While a delegation of U.S. senators aired contentious issues with Chinese officials today, the United States signaled continuing progress in relations with the announcement of several accords, including one that will bring the Army Corps of Engineers here to assist in harbor projects.
Among the issues the senators raised was the U.S. commitment to Taiwan. At a press conference here today, the senators also described the overall relationship with China as friendly.
"We believe that slow progress, not dramatic progress, will continue to be made," said Sen. James A. McClure (R-Idaho).
Sen. William S. Cohen (R-Maine) raised the Taiwan issue on behalf of the group, arguing that the United States had a commitment to defend Taiwan, its security, way of life and "freedom of choice." Cohen said that China's talk of using force against Taiwan would be "counterproductive" and lead to more American support for Taiwan.
But after two days of talks, which included more than an hour today with Chinese leader Deng Xiaoping, the senators found that they shared "similar views" with the Chinese on most issues, Senate Majority Leader Robert J. Dole (R-Kan.), the delegation's leader, said.
Earlier in the day, U.S. Transportation Secretary Elizabeth Hanford Dole announced that the two nations had signed the following agreements:
*to renew negotiations on a maritime agreement;
*to develop air cargo operations between the countries;
*and an amendment to existing accords that will allow the Army Corps of Engineers to undertake projects to help expand China's heavily congested ports.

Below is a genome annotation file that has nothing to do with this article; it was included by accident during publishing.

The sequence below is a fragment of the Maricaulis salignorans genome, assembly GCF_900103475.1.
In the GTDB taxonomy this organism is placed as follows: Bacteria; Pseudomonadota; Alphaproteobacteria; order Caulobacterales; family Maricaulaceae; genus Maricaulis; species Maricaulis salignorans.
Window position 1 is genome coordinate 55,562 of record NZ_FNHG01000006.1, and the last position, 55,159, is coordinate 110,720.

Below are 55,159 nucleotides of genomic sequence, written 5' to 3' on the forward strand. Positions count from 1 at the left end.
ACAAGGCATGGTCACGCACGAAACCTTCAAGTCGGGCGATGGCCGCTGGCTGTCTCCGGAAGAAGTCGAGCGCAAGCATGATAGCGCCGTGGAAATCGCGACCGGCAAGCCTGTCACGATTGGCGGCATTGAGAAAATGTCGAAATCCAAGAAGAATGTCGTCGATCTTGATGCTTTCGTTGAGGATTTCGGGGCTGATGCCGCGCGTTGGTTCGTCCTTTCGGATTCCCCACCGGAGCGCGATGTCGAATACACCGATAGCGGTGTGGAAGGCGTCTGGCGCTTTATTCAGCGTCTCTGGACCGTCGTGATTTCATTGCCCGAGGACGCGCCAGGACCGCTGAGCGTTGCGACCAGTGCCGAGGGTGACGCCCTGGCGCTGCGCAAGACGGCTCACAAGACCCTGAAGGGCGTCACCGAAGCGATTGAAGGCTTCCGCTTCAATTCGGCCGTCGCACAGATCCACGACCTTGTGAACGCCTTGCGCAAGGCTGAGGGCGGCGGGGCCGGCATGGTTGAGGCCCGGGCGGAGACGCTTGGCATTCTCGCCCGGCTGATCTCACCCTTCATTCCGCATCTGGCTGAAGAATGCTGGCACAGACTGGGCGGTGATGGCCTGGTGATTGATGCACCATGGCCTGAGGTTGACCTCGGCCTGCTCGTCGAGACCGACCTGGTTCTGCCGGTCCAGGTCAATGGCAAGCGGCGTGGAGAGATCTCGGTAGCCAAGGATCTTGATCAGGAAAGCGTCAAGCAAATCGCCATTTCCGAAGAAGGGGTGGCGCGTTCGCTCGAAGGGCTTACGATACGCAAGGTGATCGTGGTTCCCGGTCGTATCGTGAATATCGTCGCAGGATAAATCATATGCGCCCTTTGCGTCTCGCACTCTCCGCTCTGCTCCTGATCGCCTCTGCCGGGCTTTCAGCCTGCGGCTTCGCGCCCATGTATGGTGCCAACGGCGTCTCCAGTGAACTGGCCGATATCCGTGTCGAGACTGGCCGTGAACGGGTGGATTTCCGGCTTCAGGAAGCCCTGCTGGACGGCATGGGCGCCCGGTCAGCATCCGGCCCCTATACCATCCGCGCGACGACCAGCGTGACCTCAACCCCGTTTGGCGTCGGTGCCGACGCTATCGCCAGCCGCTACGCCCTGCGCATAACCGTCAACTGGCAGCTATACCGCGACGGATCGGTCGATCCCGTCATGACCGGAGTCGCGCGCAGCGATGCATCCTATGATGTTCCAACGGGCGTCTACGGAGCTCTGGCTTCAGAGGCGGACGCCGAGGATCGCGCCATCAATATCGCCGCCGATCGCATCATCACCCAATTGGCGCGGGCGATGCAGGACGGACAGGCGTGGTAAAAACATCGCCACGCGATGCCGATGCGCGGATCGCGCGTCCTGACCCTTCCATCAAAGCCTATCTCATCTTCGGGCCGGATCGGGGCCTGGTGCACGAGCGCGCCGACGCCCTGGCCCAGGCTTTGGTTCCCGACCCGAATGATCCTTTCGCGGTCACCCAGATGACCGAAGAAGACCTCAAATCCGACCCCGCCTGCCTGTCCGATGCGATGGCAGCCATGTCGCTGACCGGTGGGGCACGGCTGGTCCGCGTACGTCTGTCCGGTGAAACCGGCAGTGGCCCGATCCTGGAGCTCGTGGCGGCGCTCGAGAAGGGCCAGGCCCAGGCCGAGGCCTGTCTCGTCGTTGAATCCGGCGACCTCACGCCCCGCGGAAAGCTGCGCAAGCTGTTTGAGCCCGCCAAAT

Secretary Dole, who traveled here with her husband, the senator, said the two sides also exchanged the initial draft of an agreement on cooperation in developing China's railroad system.
In their meetings here, the senators broached U.S. disagreement with Peking over China's failure to fulfill a 1980 grain purchase agreement, their concern over rapidly rising costs for American business executives operating here, and their view that clearer business investment rules were needed.
The senators expressed the hope that China would sign the Nuclear Nonproliferation Treaty but received no encouragement that it would.
McClure, chairman of the Senate Energy Committee, said that "there are those in the Congress who still see some problems" in fulfilling the peaceful nuclear cooperation agreement recently signed in Washington between the United States and China. McClure said he thought that the agreement would take effect but that it would help if the Chinese provided more definite assurances that nuclear technology would not be spread from China.
The Chinese categorically denied that they had anything other than normal scientific exchanges with Pakistan, which some observers suspect has received nuclear assistance from China.
Sen. Daniel Patrick Moynihan (D-N.Y.) said the senators had objected to China's voting pattern in the United Nations. He said that China had voted with the United States only 14 percent of the time and with the Soviet Union 86 percent.
The other senators here were Sen. Pete V. Domenici (R-N.M.), Sen. Pete Wilson (R-Calif.) and Sen. Daniel J. Evans (R-Wash.).